The startling revelations first surfaced in late June, from Congressman. Curt Weldon (R-PA), Vice-Chairman of the House Homeland Security and Armed Services Committees, citing at least three active military and intelligence officials. The story eventually made the New York Times headlines, thrice, the latest report on Tuesday quoting Lt. Col. Anthony Shaffer, who was a liaison with the Able Danger unit at the Defense Intelligence Agency. Lt. Col. Shaffer gave on the record confirmation of the details revealed by Rep. Weldon, but further stated that Able Danger had scheduled three meetings in the summer of 2000 with the FBI's Washington field office to share the findings and recommend to "take out that cell."
Those meetings were unilaterally cancelled by military lawyers at the Defense Department's Special Operations Command, and information sharing was blocked.
The stated reason? Apparently, Atta and his comrades were in the US on "valid entry visas" - the law, it was claimed, bars US citizens and green-card holders from being targeted for intelligence-collection operations. Although, this does not include visa holders, the law supposedly provided a disincentive for sharing intelligence with law enforcement. "We were directed to take those 3M yellow stickers and place them over the faces of Atta and the other terrorists and pretend they didn't exist," said another defense intelligence official.
Terrorists don't get and keep visas:
The explanation was disingenuous. "Mohammed Atta and his terrorist cohorts were clearly and factually established as Al-Qaeda functionaries of a foreign government [Taliban of Afghanistan] with Al-Qaeda itself being a Designated Foreign Terrorist Organization (DFTO)", noted Sean Osborne of the US Army's Program Executive Office - Command, Control, Communications Tactical (PEOC3T) within the Special Project Office (SPO).
"Designated terrorist's do not receive and retain 'green card' status, and any card so previously attained would have to be considered a priori fraudulent, null and void," Osborne stated.
In fact, there are 13 exceptions within Executive Order 12333 allowing intelligence-collection on US Persons and bona-fide green card-holders, including for Counterintelligence purposes, allowing for collection of against individuals reasonably suspected of involvement in international terrorism, as well as their associates.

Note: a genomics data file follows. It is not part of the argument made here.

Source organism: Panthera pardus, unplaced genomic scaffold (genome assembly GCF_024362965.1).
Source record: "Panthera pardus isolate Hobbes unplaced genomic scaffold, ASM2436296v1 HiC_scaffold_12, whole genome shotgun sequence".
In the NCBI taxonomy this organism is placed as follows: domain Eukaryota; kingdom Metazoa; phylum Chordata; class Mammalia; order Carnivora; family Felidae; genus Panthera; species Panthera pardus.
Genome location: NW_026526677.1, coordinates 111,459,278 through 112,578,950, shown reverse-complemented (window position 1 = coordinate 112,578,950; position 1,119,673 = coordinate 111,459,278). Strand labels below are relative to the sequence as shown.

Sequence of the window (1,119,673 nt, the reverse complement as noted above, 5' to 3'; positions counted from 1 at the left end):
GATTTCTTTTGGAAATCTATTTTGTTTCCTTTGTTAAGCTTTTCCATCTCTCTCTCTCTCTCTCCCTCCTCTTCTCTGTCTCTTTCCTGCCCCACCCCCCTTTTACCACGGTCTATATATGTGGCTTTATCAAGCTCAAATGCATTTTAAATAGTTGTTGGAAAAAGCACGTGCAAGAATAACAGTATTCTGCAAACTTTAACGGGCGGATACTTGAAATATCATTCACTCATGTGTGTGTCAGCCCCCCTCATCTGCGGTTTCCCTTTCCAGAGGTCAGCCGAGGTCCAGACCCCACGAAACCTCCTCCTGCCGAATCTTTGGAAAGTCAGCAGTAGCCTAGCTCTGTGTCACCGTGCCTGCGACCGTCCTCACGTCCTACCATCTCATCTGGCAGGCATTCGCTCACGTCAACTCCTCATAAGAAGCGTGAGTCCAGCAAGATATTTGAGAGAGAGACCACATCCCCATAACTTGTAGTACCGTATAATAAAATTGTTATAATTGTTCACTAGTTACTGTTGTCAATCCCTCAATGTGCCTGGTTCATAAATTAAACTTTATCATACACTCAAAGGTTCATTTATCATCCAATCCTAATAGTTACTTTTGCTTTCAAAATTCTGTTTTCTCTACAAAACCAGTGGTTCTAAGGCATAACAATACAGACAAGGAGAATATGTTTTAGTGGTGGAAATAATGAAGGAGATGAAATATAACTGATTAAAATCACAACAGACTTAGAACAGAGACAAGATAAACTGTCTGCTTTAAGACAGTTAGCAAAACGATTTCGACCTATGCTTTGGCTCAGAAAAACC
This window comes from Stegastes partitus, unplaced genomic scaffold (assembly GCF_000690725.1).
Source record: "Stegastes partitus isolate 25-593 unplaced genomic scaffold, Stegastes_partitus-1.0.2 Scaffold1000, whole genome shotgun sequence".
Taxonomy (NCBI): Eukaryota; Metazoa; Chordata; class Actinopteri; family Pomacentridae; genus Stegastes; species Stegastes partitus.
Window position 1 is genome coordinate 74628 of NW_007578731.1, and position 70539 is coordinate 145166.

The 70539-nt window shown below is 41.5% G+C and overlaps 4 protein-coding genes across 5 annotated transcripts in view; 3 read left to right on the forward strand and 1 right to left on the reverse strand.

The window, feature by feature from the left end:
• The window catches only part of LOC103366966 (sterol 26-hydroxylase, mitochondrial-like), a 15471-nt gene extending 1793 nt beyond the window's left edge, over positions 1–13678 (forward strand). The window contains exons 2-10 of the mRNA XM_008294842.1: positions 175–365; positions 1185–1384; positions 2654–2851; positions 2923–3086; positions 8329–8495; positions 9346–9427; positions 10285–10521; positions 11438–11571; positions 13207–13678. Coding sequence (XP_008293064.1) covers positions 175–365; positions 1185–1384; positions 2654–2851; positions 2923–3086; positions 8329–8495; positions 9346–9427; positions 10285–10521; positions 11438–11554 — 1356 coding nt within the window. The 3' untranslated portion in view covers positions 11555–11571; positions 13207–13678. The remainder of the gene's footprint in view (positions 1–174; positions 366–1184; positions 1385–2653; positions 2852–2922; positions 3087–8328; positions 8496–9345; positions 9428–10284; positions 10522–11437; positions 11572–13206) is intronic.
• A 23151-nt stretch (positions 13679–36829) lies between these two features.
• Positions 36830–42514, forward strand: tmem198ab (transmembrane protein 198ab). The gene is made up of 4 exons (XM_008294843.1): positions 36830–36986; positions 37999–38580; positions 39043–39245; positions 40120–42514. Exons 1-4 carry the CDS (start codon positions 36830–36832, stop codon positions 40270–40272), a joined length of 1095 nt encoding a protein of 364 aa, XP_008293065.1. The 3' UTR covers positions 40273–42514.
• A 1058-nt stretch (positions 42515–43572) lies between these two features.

But all this is academic. Mohamed Atta was never a green-card holder. Worse still, he never had a valid entry visa. On the contrary, in January 2001, Atta was permitted reentry into the United States after a trip to Germany, despite being in violation of his visa status. He had landed in Miami on January 10 on a flight from Madrid on a tourist visa - yet he had told immigration inspectors that he was taking flying lessons in the US, for which an M-1 student visa is strictly required.
Essentially, Atta had entered the US three times on a tourist visa in 2001, although INS officials knew the visa had expired in 2000, and Atta had violated its terms by taking flight lessons. So Atta was illegal - and the Defense Department lawyers who blocked the FBI from accessing the Able Danger data were lying. So the question remains: why was the Able Danger report prevented by the DoD from circulating in the US intelligence community?
According to the 9/11 Commission report, Atta was not identified as a potential terrorist until after 9/11, and Almidhar and Alhamzi were only identified in late 1999 and 2000 by the CIA - but the FBI was apparently only notified in summer 2001. The Able Danger story demonstrates that the 9/11 Commission's narrative is false - reliable information that four al-Qaeda members were operating within a cell to plan a terrorist attack was available, but its circulation was inexplicably obstructed by the government.
The Able Danger story, however, is only the latest confirmation that the intelligence community had extensive information on many of the 9/11 hijackers years prior to 9/11.